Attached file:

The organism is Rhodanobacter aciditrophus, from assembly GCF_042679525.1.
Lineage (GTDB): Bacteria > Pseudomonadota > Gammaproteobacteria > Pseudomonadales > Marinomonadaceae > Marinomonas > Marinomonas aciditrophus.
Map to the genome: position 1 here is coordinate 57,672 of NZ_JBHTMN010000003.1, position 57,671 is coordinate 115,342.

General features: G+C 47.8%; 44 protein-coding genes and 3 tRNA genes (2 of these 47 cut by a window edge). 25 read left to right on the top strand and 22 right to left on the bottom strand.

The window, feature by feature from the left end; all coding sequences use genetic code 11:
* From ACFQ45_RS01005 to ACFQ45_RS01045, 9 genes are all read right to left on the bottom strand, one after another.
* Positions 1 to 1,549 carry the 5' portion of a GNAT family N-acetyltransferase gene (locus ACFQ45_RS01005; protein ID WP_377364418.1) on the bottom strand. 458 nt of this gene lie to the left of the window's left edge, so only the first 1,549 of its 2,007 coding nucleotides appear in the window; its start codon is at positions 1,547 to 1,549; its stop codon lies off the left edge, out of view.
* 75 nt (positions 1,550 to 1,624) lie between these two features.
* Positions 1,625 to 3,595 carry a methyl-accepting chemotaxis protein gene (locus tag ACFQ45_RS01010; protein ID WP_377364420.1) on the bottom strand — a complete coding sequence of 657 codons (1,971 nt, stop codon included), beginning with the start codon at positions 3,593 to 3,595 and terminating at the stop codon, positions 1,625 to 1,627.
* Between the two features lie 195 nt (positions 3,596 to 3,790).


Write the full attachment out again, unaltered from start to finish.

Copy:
The organism is Rhodanobacter aciditrophus, from assembly GCF_042679525.1.
Lineage (GTDB): Bacteria > Pseudomonadota > Gammaproteobacteria > Pseudomonadales > Marinomonadaceae > Marinomonas > Marinomonas aciditrophus.
Map to the genome: position 1 here is coordinate 57,672 of NZ_JBHTMN010000003.1, position 57,671 is coordinate 115,342.

General features: G+C 47.8%; 44 protein-coding genes and 3 tRNA genes (2 of these 47 cut by a window edge). 25 read left to right on the top strand and 22 right to left on the bottom strand.

The window, feature by feature from the left end; all coding sequences use genetic code 11:
* From ACFQ45_RS01005 to ACFQ45_RS01045, 9 genes are all read right to left on the bottom strand, one after another.
* Positions 1 to 1,549 carry the 5' portion of a GNAT family N-acetyltransferase gene (locus ACFQ45_RS01005; protein ID WP_377364418.1) on the bottom strand. 458 nt of this gene lie to the left of the window's left edge, so only the first 1,549 of its 2,007 coding nucleotides appear in the window; its start codon is at positions 1,547 to 1,549; its stop codon lies off the left edge, out of view.
* 75 nt (positions 1,550 to 1,624) lie between these two features.
* Positions 1,625 to 3,595 carry a methyl-accepting chemotaxis protein gene (locus tag ACFQ45_RS01010; protein ID WP_377364420.1) on the bottom strand — a complete coding sequence of 657 codons (1,971 nt, stop codon included), beginning with the start codon at positions 3,593 to 3,595 and terminating at the stop codon, positions 1,625 to 1,627.
* Between the two features lie 195 nt (positions 3,596 to 3,790).